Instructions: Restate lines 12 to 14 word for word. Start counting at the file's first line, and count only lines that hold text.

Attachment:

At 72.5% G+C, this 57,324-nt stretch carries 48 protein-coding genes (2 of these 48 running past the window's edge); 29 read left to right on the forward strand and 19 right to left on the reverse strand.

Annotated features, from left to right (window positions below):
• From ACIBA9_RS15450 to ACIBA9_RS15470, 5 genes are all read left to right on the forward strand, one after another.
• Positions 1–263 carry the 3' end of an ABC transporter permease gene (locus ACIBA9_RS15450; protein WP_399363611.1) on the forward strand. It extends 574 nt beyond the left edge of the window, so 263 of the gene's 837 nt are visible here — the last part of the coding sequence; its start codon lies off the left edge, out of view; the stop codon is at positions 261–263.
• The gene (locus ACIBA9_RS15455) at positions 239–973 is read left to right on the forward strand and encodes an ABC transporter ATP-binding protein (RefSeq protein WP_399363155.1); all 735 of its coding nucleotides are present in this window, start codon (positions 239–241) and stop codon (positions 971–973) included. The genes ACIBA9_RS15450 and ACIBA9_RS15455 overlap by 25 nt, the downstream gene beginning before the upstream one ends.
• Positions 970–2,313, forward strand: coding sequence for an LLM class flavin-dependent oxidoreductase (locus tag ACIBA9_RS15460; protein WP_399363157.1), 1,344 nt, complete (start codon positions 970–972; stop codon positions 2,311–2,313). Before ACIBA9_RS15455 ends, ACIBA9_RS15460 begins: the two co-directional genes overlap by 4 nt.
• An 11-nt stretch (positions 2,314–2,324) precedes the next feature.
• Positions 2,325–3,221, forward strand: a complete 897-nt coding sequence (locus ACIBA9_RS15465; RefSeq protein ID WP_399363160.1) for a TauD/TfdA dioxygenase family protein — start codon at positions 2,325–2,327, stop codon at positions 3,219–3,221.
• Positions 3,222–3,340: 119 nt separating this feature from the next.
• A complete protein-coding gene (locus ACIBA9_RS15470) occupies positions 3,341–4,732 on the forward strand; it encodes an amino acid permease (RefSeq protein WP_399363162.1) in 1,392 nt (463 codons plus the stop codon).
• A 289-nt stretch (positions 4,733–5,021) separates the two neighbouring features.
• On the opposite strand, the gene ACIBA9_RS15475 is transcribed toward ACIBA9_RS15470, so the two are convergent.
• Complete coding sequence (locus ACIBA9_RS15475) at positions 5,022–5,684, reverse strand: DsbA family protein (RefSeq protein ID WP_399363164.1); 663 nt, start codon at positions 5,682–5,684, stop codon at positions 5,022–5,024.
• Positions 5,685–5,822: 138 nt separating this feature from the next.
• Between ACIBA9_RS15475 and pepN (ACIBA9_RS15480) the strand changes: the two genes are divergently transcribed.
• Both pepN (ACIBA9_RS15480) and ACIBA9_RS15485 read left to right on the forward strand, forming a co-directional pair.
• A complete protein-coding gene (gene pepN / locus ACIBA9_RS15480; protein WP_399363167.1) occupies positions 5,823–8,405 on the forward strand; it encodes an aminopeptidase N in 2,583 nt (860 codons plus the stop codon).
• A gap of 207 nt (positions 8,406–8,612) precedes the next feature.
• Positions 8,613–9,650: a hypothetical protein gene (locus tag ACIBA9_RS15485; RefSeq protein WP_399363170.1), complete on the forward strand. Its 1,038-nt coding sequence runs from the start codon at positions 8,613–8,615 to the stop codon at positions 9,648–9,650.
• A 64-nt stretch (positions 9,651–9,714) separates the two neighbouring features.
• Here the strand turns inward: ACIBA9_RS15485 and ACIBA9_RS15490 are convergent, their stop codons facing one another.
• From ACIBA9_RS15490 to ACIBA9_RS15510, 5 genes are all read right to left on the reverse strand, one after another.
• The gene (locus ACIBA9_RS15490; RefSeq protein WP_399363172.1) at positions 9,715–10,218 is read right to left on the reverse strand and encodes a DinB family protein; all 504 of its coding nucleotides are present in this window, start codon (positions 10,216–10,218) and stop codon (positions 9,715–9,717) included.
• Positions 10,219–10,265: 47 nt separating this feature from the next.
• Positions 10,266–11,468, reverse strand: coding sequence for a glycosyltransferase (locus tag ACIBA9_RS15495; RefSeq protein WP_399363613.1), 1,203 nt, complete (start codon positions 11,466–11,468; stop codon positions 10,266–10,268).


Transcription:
• On the opposite strand, the gene ACIBA9_RS15475 is transcribed toward ACIBA9_RS15470, so the two are convergent.
• Complete coding sequence (locus ACIBA9_RS15475) at positions 5,022–5,684, reverse strand: DsbA family protein (RefSeq protein ID WP_399363164.1); 663 nt, start codon at positions 5,682–5,684, stop codon at positions 5,022–5,024.
• Positions 5,685–5,822: 138 nt separating this feature from the next.